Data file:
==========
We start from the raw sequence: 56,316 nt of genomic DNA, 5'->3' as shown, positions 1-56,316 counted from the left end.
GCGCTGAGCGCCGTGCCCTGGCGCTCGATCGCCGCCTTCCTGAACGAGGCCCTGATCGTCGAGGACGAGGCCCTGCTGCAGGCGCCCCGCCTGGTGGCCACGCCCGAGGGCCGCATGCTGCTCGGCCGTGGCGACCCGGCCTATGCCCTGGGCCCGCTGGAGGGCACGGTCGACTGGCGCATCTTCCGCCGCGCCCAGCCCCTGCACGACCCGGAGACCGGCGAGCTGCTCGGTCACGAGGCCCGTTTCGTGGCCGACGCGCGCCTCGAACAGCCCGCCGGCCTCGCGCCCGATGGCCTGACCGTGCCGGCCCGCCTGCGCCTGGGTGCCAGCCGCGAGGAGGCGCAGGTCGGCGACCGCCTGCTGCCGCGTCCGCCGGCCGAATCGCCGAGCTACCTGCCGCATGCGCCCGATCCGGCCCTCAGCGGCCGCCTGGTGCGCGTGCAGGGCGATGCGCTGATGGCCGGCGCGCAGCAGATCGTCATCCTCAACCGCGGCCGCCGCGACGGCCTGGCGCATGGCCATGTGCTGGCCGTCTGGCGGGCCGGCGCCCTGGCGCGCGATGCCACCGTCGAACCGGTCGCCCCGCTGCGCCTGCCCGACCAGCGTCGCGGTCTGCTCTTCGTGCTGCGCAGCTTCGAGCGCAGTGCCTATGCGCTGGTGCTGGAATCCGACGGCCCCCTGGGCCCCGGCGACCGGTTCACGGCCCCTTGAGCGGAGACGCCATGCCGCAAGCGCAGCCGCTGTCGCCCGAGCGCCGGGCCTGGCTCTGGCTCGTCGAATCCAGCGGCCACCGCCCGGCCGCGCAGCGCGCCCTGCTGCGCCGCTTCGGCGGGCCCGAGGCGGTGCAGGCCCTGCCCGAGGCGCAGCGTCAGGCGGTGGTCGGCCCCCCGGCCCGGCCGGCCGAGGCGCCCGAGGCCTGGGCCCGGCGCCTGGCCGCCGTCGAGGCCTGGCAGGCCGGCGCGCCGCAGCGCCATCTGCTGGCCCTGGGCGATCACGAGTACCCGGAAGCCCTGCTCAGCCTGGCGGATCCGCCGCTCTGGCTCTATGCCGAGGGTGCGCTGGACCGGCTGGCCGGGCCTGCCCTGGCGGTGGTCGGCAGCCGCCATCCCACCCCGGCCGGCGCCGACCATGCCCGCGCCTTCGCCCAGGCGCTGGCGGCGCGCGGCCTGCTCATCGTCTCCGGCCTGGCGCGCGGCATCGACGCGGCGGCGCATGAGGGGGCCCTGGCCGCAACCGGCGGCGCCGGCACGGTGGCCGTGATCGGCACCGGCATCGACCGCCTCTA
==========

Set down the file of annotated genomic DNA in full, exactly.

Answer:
We start from the raw sequence: 56,316 nt of genomic DNA, 5'->3' as shown, positions 1-56,316 counted from the left end.
GCGCTGAGCGCCGTGCCCTGGCGCTCGATCGCCGCCTTCCTGAACGAGGCCCTGATCGTCGAGGACGAGGCCCTGCTGCAGGCGCCCCGCCTGGTGGCCACGCCCGAGGGCCGCATGCTGCTCGGCCGTGGCGACCCGGCCTATGCCCTGGGCCCGCTGGAGGGCACGGTCGACTGGCGCATCTTCCGCCGCGCCCAGCCCCTGCACGACCCGGAGACCGGCGAGCTGCTCGGTCACGAGGCCCGTTTCGTGGCCGACGCGCGCCTCGAACAGCCCGCCGGCCTCGCGCCCGATGGCCTGACCGTGCCGGCCCGCCTGCGCCTGGGTGCCAGCCGCGAGGAGGCGCAGGTCGGCGACCGCCTGCTGCCGCGTCCGCCGGCCGAATCGCCGAGCTACCTGCCGCATGCGCCCGATCCGGCCCTCAGCGGCCGCCTGGTGCGCGTGCAGGGCGATGCGCTGATGGCCGGCGCGCAGCAGATCGTCATCCTCAACCGCGGCCGCCGCGACGGCCTGGCGCATGGCCATGTGCTGGCCGTCTGGCGGGCCGGCGCCCTGGCGCGCGATGCCACCGTCGAACCGGTCGCCCCGCTGCGCCTGCCCGACCAGCGTCGCGGTCTGCTCTTCGTGCTGCGCAGCTTCGAGCGCAGTGCCTATGCGCTGGTGCTGGAATCCGACGGCCCCCTGGGCCCCGGCGACCGGTTCACGGCCCCTTGAGCGGAGACGCCATGCCGCAAGCGCAGCCGCTGTCGCCCGAGCGCCGGGCCTGGCTCTGGCTCGTCGAATCCAGCGGCCACCGCCCGGCCGCGCAGCGCGCCCTGCTGCGCCGCTTCGGCGGGCCCGAGGCGGTGCAGGCCCTGCCCGAGGCGCAGCGTCAGGCGGTGGTCGGCCCCCCGGCCCGGCCGGCCGAGGCGCCCGAGGCCTGGGCCCGGCGCCTGGCCGCCGTCGAGGCCTGGCAGGCCGGCGCGCCGCAGCGCCATCTGCTGGCCCTGGGCGATCACGAGTACCCGGAAGCCCTGCTCAGCCTGGCGGATCCGCCGCTCTGGCTCTATGCCGAGGGTGCGCTGGACCGGCTGGCCGGGCCTGCCCTGGCGGTGGTCGGCAGCCGCCATCCCACCCCGGCCGGCGCCGACCATGCCCGCGCCTTCGCCCAGGCGCTGGCGGCGCGCGGCCTGCTCATCGTCTCCGGCCTGGCGCGCGGCATCGACGCGGCGGCGCATGAGGGGGCCCTGGCCGCAACCGGCGGCGCCGGCACGGTGGCCGTGATCGGCACCGGCATCGACCGCCTCTA